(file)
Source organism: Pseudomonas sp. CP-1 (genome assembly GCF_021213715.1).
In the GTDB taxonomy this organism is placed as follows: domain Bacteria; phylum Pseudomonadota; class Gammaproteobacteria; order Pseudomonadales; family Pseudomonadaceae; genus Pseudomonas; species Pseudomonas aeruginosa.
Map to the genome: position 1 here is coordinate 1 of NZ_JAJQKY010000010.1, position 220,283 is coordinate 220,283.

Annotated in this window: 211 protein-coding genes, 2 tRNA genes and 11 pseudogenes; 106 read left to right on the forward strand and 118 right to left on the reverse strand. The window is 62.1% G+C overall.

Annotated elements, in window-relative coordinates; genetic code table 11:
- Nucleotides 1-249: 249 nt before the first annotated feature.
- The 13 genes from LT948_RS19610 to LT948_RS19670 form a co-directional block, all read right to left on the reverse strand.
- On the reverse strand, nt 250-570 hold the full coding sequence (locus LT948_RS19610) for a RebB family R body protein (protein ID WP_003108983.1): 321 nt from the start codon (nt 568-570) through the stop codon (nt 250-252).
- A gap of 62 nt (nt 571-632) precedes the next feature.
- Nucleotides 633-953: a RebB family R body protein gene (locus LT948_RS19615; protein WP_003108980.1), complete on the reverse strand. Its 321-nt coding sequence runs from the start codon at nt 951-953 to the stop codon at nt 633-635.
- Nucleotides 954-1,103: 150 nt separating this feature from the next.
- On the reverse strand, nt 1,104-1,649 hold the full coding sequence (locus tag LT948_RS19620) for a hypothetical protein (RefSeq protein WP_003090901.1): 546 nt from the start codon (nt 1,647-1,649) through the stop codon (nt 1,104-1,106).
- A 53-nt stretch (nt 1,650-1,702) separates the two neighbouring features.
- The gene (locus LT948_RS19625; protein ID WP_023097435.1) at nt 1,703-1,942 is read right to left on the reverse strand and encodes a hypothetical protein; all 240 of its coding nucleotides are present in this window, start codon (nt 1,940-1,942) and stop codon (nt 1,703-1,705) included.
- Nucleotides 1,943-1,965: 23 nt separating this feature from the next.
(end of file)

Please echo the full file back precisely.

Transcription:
Source organism: Pseudomonas sp. CP-1 (genome assembly GCF_021213715.1).
In the GTDB taxonomy this organism is placed as follows: domain Bacteria; phylum Pseudomonadota; class Gammaproteobacteria; order Pseudomonadales; family Pseudomonadaceae; genus Pseudomonas; species Pseudomonas aeruginosa.
Map to the genome: position 1 here is coordinate 1 of NZ_JAJQKY010000010.1, position 220,283 is coordinate 220,283.

Annotated in this window: 211 protein-coding genes, 2 tRNA genes and 11 pseudogenes; 106 read left to right on the forward strand and 118 right to left on the reverse strand. The window is 62.1% G+C overall.

Annotated elements, in window-relative coordinates; genetic code table 11:
- Nucleotides 1-249: 249 nt before the first annotated feature.
- The 13 genes from LT948_RS19610 to LT948_RS19670 form a co-directional block, all read right to left on the reverse strand.
- On the reverse strand, nt 250-570 hold the full coding sequence (locus LT948_RS19610) for a RebB family R body protein (protein ID WP_003108983.1): 321 nt from the start codon (nt 568-570) through the stop codon (nt 250-252).
- A gap of 62 nt (nt 571-632) precedes the next feature.
- Nucleotides 633-953: a RebB family R body protein gene (locus LT948_RS19615; protein WP_003108980.1), complete on the reverse strand. Its 321-nt coding sequence runs from the start codon at nt 951-953 to the stop codon at nt 633-635.
- Nucleotides 954-1,103: 150 nt separating this feature from the next.
- On the reverse strand, nt 1,104-1,649 hold the full coding sequence (locus tag LT948_RS19620) for a hypothetical protein (RefSeq protein WP_003090901.1): 546 nt from the start codon (nt 1,647-1,649) through the stop codon (nt 1,104-1,106).
- A 53-nt stretch (nt 1,650-1,702) separates the two neighbouring features.
- The gene (locus LT948_RS19625; protein ID WP_023097435.1) at nt 1,703-1,942 is read right to left on the reverse strand and encodes a hypothetical protein; all 240 of its coding nucleotides are present in this window, start codon (nt 1,940-1,942) and stop codon (nt 1,703-1,705) included.
- Nucleotides 1,943-1,965: 23 nt separating this feature from the next.